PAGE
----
Plant of the Month 1
Arabic name: Samr, Samar
Common name: Umbrella Thorn
Family name: Fabaceae
Found: Arabia, Africa
Photo Credits: Alexey Sergeev, Flora of Qatar (All images from Qatar)
Acacia tortilis is known to tolerate high alkalinity, drought, high temperatures, sandy & stony soils, strongly sloped rooting surfaces, and sand blasting. It occurs from sand dunes to rocky scarps. A tough resistant species, the umbrella thorn grows in areas of annual rainfall as low as 40 mm & dry seasons of 1-12 months.
Acacia tortilis is very prevalent and familiar in the Qatar landscape. Its presence provides the reassuring quality of unconscious recognition of place. Currently, the tree is under pressure due to rapid development, but replanting initiatives led by QF’s Qur’anic Botanic Garden team are the start of reversing this trend.
This slow growing tree flowers in April- July with dense, packed white florets, but flowering can be sporadic depending on rain. It has the classic, umbrella-shaped canopy associated with thorn trees, reaching heights of between 5-20 m in nature. Bird species take advantage of the height and build nests in the canopy.
The bark has a rough feel and is grey to black in colour. The tree has a combina on of one straight thorn with a small hooked thorn alongside. The thorns are thin and grow in pairs. The flowers form in clusters on old wood. Flowers are creamy, white, balls and pods are pale, gold brown in colour, curled and twisted. Leaves are very small giving a soft, feathery appearance. Browsing animals eat the leaves together with the thorns, the latter more easily when young and soft. The older, hardened thorns can be a deterrent to over-browsing.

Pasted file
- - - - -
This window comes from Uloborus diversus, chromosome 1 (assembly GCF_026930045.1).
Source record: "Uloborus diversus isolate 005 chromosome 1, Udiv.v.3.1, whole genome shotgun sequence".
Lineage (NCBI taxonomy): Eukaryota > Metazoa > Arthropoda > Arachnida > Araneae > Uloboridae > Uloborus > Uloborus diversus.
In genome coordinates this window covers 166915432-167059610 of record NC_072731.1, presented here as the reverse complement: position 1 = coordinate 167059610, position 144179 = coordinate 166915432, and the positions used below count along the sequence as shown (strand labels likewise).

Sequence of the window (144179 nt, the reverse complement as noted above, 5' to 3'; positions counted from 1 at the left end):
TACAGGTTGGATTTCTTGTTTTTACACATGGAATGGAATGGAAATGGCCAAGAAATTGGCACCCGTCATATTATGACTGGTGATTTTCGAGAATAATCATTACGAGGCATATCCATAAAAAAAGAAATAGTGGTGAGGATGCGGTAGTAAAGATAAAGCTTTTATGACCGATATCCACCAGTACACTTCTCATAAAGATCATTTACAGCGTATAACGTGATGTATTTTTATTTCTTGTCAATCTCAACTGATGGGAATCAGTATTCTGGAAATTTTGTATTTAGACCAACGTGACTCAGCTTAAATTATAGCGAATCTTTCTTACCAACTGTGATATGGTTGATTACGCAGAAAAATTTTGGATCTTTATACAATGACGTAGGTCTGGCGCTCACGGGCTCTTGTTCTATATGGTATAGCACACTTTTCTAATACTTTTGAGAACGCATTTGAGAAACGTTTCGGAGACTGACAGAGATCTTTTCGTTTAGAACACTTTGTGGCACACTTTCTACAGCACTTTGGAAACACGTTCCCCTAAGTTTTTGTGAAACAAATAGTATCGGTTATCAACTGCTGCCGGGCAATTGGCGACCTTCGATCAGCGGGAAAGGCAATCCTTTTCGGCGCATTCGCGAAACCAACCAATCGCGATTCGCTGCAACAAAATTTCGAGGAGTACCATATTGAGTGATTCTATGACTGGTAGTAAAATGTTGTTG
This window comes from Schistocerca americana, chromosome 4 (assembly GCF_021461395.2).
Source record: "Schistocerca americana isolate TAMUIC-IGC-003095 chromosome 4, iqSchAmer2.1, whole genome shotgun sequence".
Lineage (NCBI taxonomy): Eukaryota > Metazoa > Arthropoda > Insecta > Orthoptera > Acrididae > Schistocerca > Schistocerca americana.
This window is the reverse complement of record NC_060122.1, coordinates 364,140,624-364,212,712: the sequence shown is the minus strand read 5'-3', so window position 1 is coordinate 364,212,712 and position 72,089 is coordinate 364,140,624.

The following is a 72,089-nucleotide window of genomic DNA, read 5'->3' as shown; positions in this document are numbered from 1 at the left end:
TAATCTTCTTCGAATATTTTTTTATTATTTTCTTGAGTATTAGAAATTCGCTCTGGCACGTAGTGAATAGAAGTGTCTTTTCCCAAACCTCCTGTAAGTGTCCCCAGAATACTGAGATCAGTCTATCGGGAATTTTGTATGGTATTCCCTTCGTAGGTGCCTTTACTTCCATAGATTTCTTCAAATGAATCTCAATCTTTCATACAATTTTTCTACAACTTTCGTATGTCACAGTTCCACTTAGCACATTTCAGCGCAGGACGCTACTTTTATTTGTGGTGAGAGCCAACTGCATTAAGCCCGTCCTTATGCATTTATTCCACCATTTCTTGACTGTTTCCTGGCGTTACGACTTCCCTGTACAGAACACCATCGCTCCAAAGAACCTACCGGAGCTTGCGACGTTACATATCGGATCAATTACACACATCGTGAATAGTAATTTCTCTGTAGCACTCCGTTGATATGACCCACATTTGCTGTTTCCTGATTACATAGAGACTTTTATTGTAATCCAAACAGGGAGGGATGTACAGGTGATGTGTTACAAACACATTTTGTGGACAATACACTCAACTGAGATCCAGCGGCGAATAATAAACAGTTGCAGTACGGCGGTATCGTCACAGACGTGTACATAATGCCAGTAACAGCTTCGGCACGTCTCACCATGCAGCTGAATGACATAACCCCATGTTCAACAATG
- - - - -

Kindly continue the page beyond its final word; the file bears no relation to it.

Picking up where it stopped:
Timber from the tree is used for furniture, wagon wheels, fence posts, cages, and pens. The pods and foliage, which grow prolifically on the tree, are used as fodder for desert grazing animals. The bark has been used as a string medium and is a source for tannin. Gum from the tree is edible and can be used as Gum Arabic. Parts of the tree including roots, shoots, and pods are also often used by for a vast number of purposes including decoration, weapons, tools, and medicines.
The Umbrella thorn is also an important species for rehabilitation of degraded arid land; it tolerates drought, wind, salinity and a wide range of soil types, and has the additional benefit of fixing nitrogen - an essential plant nutrient - in the soil via its interaction with symbiotic root bacteria. It is the tree most recommended for reclaiming dunes in India and Africa. The bark is said to be a good source of tannin and local artists have used the pods to form necklaces. In African nations the roots made spear shafts and fish spears. Desert dwelling nomads often use the flexible roots for frameworks of their temporary shelters. The pods and leaves are high in nutrition and browsed by game and livestock who eat the young green pods; other animals eat the pods which fall to the ground. It is extensively browsed by camels.
Digital 3D - Commercial Car Park Edge (3D images by )
Digital 3D - Residential Street (3D images by )
Digital 3D - Urban Park (3D images by )
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